LESSONS

Recessing the shunt hardware, or countersinking the implant, into the calvarium is a simple technique often used in functional neurosurgical implantation surgeries, providing a safe surgical strategy to optimize wound healing in select cases in which the skin flap is unfavorable.

Open access

Tandem pediatric neurosurgery: treatment of synostosis and intractable epilepsy. Illustrative case

Ogechukwu Ariwodo, Douglas R Nordli III, Nathan J Ranalli, and Alexandra D Beier

BACKGROUND

Hemispherectomy is a surgical procedure reserved for hemispheric intractable epilepsy. Sagittal craniosynostosis is a congenital disorder treated with open or endoscope-assisted approaches for synostosis correction. These procedures are not commonly performed in the same setting.

OBSERVATIONS

In this report, the authors present a 6-month-old female with sagittal craniosynostosis, hemimegalencephaly, and intractable epilepsy who underwent a left hemispherotomy with open sagittal synostosis correction followed by cranial molding orthosis therapy.

LESSONS

The report highlights the technical nuances of the procedure, but also discusses the possible genetic disorder responsible for both conditions, megalencephaly-capillary malformation syndrome.

Open access

Clival intraosseous myxoma treated with an endoscopic endonasal approach: illustrative case

Mokshal H. Porwal, Daniel M. Aaronson, Abrahim N. Razzak, and Nathan T. Zwagerman

BACKGROUND

Solitary lesions of the clivus, especially nonchordomatous ones, are exceptionally rare pathologies representing only 0.1%–0.2% of intracranial tumors that may present diagnostic and therapeutic challenges. Intraosseous myxomas are benign tumors arising from mesenchymal cells with an unknown pathophysiology.

OBSERVATIONS

In this article, a 15-year-old male with clival intraosseous myxoma who was treated via an endoscopic endonasal surgical approach is presented. The patient became symptomatic after a baseball struck his head, leading to throbbing headaches and visual difficulties for tracking objects. Examination noted diplopia, cranial nerve VI palsy, and ptosis. After imaging revealed a tumor extending to the left cavernous sinus with bulging of the dorsal clivus against the basilar artery/ventral pons, resection was performed. Postoperatively, the patient noted ocular motility and alignment improvement without further complications.

LESSONS

Clival masses present with symptoms from compromised neurovascular structures including visual disturbances and trigeminal sensory deficits. Given the rarity of these entities, patients may postpone further treatment until workup; this patient was misdiagnosed for possible concussion until several weeks passed. A PubMed database review of cranial myxoma cases was conducted to identify solitary clival intraosseous myxoma cases. This case is one of the few in which this pathology was treated through an endoscopic endonasal operative approach without complications, demonstrating its safety and effectiveness.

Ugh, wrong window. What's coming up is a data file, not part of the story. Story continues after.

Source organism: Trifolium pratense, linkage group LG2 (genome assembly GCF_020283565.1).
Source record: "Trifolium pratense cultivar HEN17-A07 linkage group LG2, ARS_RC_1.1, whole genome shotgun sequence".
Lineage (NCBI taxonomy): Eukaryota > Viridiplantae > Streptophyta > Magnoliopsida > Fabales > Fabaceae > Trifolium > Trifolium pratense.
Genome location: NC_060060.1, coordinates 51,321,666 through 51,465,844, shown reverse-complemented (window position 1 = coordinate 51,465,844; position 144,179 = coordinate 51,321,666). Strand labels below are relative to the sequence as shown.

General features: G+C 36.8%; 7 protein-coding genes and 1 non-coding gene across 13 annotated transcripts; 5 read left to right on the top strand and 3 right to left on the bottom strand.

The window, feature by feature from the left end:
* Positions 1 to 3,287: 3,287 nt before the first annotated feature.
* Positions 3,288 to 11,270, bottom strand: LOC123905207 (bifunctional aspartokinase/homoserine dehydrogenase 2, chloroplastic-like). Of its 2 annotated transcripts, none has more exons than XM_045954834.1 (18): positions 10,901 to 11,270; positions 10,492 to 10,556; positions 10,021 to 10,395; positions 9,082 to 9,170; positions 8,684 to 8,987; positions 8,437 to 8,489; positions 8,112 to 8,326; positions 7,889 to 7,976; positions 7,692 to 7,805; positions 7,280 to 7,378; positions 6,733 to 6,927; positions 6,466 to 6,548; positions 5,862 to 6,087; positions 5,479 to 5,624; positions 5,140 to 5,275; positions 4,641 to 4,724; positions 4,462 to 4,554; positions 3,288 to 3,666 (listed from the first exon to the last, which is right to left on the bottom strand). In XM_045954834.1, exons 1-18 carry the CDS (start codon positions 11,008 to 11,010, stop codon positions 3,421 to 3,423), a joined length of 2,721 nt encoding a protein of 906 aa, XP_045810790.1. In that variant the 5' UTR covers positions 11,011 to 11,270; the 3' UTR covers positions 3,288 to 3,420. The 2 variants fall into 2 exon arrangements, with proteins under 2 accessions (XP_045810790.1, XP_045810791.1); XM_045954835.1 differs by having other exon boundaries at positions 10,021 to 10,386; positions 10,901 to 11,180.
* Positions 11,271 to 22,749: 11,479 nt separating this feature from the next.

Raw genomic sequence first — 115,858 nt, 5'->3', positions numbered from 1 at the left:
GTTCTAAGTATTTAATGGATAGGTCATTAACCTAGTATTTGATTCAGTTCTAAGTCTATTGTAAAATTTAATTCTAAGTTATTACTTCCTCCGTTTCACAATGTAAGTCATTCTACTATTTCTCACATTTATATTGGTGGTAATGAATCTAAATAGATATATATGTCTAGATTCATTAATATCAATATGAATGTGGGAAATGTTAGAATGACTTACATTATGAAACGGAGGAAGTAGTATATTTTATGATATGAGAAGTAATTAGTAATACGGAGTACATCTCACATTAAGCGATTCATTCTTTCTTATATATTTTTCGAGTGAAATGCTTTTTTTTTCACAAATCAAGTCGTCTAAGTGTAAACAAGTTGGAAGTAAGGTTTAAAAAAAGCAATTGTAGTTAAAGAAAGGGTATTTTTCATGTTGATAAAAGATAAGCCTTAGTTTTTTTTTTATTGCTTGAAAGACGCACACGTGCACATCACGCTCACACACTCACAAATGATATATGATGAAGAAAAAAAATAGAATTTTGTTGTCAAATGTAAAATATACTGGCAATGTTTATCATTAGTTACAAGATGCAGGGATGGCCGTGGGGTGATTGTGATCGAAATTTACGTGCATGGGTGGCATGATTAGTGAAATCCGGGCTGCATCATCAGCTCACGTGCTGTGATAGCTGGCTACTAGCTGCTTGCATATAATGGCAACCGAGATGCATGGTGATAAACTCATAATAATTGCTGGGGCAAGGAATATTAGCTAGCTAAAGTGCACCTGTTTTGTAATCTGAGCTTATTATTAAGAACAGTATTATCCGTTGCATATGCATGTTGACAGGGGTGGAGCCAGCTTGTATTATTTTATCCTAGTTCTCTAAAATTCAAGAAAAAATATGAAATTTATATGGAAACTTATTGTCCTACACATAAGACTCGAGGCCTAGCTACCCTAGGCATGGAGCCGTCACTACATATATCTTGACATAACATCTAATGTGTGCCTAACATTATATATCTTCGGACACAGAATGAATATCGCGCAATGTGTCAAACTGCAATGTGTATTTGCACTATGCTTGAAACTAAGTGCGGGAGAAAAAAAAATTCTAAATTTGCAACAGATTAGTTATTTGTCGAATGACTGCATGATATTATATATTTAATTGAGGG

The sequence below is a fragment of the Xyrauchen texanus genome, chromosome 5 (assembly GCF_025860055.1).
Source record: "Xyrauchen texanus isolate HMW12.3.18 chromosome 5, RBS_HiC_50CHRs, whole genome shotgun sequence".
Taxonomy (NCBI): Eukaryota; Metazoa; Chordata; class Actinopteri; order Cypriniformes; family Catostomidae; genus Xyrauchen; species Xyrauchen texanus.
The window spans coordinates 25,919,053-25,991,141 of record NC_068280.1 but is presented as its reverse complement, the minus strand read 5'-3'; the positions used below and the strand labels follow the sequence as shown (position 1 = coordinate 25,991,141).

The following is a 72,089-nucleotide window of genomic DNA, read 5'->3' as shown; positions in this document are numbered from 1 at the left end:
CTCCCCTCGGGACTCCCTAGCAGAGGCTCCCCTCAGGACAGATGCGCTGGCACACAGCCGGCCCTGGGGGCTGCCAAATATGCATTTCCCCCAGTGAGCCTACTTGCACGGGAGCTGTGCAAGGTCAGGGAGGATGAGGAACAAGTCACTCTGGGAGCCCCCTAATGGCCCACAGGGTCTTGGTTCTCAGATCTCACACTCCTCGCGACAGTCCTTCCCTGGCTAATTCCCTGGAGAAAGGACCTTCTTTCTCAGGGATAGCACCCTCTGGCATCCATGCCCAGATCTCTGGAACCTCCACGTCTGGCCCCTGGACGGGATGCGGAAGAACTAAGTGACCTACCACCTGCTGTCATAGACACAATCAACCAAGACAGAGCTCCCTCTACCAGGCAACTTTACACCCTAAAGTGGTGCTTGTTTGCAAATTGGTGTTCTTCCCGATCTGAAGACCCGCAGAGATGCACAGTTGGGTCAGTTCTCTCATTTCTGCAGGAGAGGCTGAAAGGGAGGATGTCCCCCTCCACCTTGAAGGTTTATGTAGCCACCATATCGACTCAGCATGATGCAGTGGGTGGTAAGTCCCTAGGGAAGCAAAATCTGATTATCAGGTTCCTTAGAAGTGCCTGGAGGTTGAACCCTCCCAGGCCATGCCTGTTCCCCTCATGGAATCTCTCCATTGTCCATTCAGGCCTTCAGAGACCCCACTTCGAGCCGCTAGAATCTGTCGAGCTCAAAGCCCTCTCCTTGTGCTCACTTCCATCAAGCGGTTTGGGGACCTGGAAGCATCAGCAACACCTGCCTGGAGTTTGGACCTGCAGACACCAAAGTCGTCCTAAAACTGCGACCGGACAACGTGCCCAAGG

Open access

Cerebrospinal fluid fistula as a complication of reverse transcriptase–polymerase chain reaction collection for the detection of coronavirus disease 2019: illustrative cases

Lucca B. Palavani, Camila V. F. Andrade, Renato A. Andrade, Egmond Alves, Marcio Falchi Barros, and João F. Barbieri

BACKGROUND

The most used method to detect coronavirus disease 2019 during the pandemic is reverse transcriptase–polymerase chain reaction with nasal swab. Despite being highly effective, the test does not leave the patient risk-free and can lead to serious complications. These can be traumatic nasal cerebrospinal fluid (CSF) fistula and its consequences, such as meningitis.

OBSERVATIONS

In this article, the authors present 4 case reports and a literature review. The following MeSH terms in the research were used: “CSF leak case report and covid 19.” Six results were found and after searching the references and keywords 16 articles were identified. By using them, the authors tried to clarify the etiology of the fistula, its influences, and complications.

LESSONS

The authors conclude that professionals must receive training, since CSF fistula originates from technical failure and lack of anatomical knowledge. The diagnosis cannot be neglected because it can bring complications to the patient’s health.

Open access

Intraosseous meningioma, a rare presentation of a common brain tumor: illustrative case

Sherif Elwatidy, Abdulaziz Alanazi, Rahaf F. Alanazi, and Khulood K. Alraddadi

BACKGROUND

The subset of extradural meningiomas arising from bone is called primary intraosseous meningioma. The present article outlines the clinical presentation, investigation, surgical management, and clinical outcomes of a challenging case of intraosseous meningioma.

OBSERVATIONS

A 27-year-old male presented with new-onset seizure of 3 years’ duration and growing painless hard swelling involving the left frontoparietal bone, the medial aspect of the left orbit, the nasal bone, and the temporal bone. Brain computed tomography showed a diffuse intradiploic space osseous lesion with a ground-glass appearance. The patient underwent bifrontal craniotomy and tumor excision. The histopathological sections showed the presence of classic whorls of meningothelial cells around reactive bony tissue suggestive of intraosseous meningioma. Postoperatively, the patient was neurologically intact, and he was discharged in a stable condition. The outcome of this case was satisfactory.

LESSONS

The treatment of primary intraosseous meningioma is wide surgical excision together with the involved dura and any intradural tumor. The location of the tumor determines the approach and the amount of resection, keeping in mind preservation of function. The use of adjuvant therapy is reserved for cases of tumor recurrence or an atypical type.